The Secret Life of a Baby Literature Scholar
Here are three absurd places I’ve found myself in the past 48 hours.
I don’t think it’s an easy thing to express the absurd places one ends up when really committing oneself to the study of literature or the humanities in general. Regardless of discipline – English is my true love, but this pretty much applies to everything that once stirred with human inspiration and breath – we are all going to end up talking about Big Issues. This was not something I really understood I’d signed up for until quite recently, I guess, when I was hard at work on my latest novel-project and wanted to show my work to a few people. When you’re writing a novel, people are interested in asking a single question – What’s it about? At
“What’s it about?” is the question someone will always like to know when you are writing a novel. And maybe I panicked or something, but somewhere along my stuttering explanation, I attached on a phrase that went something like “and it’s an exploration of counter-masculinities along with all these very real issues, and I didn’t mean it to turn into that, but it did.”
Needless to say, I did not think I’d be here when I first started writing little adventure fics about twelve year olds that form telepathic bonds with woodland creatures, which was (I am willing to bet) one of the first genres I slid into as a child. But it’s something of a responsibility I think we literary analysts (or historical analysts or philosophical analysts or film analysts or whatever you identify as) have, to write about and think about and wonder about those bigger issues. Writing, particularly fiction writing, is a medium where almost anything can go. There’s freedom in that, and there’s opportunity in that, but there’s responsibility there, too. It’s no different from social media, if you think about it, or even just normal conversation, but it’s elevated, because writing is something we can spend a very long time thinking about before publishing.
So let’s talk about my three absurd situations and where they came from.
On the distress of sharing my controversial writings: I’m a writer, and I’m going to write about things that are happening in my world. Even as a fiction writer – wait, even as a fantasy writer – I am fascinated by the world and what’s happening in it and what’s not happening in it. Isn’t that where fiction comes from, trying to fill the gaps in the events we see?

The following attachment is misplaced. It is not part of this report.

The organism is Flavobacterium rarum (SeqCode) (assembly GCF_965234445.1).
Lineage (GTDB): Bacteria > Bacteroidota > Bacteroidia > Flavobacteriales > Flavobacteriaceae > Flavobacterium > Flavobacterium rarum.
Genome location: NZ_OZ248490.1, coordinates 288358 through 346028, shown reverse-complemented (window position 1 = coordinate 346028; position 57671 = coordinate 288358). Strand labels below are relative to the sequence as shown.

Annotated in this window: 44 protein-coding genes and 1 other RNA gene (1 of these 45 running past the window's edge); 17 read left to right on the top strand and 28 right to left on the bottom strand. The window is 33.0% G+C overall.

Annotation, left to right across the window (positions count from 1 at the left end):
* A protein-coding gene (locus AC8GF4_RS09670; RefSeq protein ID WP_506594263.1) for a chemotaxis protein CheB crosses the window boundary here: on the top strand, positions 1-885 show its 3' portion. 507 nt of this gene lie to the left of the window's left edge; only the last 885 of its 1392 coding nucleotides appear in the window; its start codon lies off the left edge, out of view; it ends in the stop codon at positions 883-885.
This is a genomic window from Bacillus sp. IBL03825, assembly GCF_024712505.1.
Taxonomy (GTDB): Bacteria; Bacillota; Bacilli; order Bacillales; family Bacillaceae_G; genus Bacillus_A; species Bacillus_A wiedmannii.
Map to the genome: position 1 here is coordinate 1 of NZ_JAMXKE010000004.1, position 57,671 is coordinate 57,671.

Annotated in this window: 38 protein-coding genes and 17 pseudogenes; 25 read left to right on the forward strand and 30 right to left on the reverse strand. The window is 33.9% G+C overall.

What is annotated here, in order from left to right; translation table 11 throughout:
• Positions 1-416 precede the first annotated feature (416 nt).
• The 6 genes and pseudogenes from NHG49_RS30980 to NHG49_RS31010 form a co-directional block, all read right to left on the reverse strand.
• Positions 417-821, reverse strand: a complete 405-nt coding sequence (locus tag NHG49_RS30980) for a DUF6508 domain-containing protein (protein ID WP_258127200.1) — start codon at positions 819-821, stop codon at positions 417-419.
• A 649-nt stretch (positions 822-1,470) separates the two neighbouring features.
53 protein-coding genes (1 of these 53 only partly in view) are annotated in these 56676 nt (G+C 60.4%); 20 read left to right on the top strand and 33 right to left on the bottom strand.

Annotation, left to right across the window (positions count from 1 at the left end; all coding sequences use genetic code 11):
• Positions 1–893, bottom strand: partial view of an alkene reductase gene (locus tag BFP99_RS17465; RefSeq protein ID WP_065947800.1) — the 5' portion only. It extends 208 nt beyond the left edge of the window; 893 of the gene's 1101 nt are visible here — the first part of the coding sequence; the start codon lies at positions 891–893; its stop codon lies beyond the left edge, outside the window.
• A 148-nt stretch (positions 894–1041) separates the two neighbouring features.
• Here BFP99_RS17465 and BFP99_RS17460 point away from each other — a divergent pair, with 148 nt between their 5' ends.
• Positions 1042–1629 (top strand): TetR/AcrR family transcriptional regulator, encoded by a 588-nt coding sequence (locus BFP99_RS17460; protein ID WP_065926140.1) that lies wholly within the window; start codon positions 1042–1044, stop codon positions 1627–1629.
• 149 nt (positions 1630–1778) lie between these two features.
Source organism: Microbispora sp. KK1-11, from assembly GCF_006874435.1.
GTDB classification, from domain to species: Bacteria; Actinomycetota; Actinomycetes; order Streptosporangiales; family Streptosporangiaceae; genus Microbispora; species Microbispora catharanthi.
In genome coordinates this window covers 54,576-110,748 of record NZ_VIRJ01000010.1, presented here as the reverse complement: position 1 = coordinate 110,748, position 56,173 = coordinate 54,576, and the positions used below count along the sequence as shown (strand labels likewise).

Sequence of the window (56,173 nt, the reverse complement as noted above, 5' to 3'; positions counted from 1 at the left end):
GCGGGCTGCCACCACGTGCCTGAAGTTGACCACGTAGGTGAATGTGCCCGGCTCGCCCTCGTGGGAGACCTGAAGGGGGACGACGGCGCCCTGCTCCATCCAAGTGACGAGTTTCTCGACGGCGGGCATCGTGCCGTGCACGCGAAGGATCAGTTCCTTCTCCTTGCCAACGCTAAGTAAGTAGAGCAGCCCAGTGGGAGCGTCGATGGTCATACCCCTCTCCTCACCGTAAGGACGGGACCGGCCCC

On the random Saturday conversations about life: I’m a writer, and I’m going to encourage the people around me to think about what’s harping at them, too. You don’t have to be a critical thinker of all things literary to say something profound. And it doesn’t matter if it’s the middle of a seminar or the middle of lunch or the middle of the night – we should be eager to share in each other’s little profundities.
On my extremely weird English essay: I’m a writer, and…no, this one’s still absurd. If anyone has any explanations for why Milton decided to describe the ocean as a fertile womb, seriously, let me know, because the jury’s still out on why we do and write the things we do.
Written by Erika S.
If you ever experience the frustrating mindset that is writer’s block, you know how tough it is to get your fingers typing again. Here are a few of my favorite ways to break through the wall, and finish the paper.
Written by Emma E.
This is my season of stagnation. I don’t know what it is about the second-half of February that makes me feel so stale and uncreative, but I hit a mental roadblock around this time every year and sometimes it takes until April to get back into the swing of things. So this year, to shake off the late-winter blues, I have compiled a brief list of six great quotes for writers to remind me (and hopefully you as well) why we devote ourselves to this wild endeavor.
I carry these with me like good luck charms to ward off the insecurities that keep me from putting words on the page, and to remind me what a pleasure it is to live this life and be able to write about it every day. To that end, here’s one more quote that comforts me always as I move along in this mad, wonderful, endless quest to write.
“One day I will find the right words, and they will be simple.” – Jack Kerouac
Written by Cara B.
Of course, the dazzling La La Land is a film that many of you have most likely already seen. Its array of beautiful colors and stellar acting by the spectacular Emma Stone and Ryan Gosling, supplemented with a gorgeous soundtrack spawning a blend of classic jazz with contemporary notes make for an award-buzzing piece of art that has grossed over $232 million and won over the hearts of millions of people.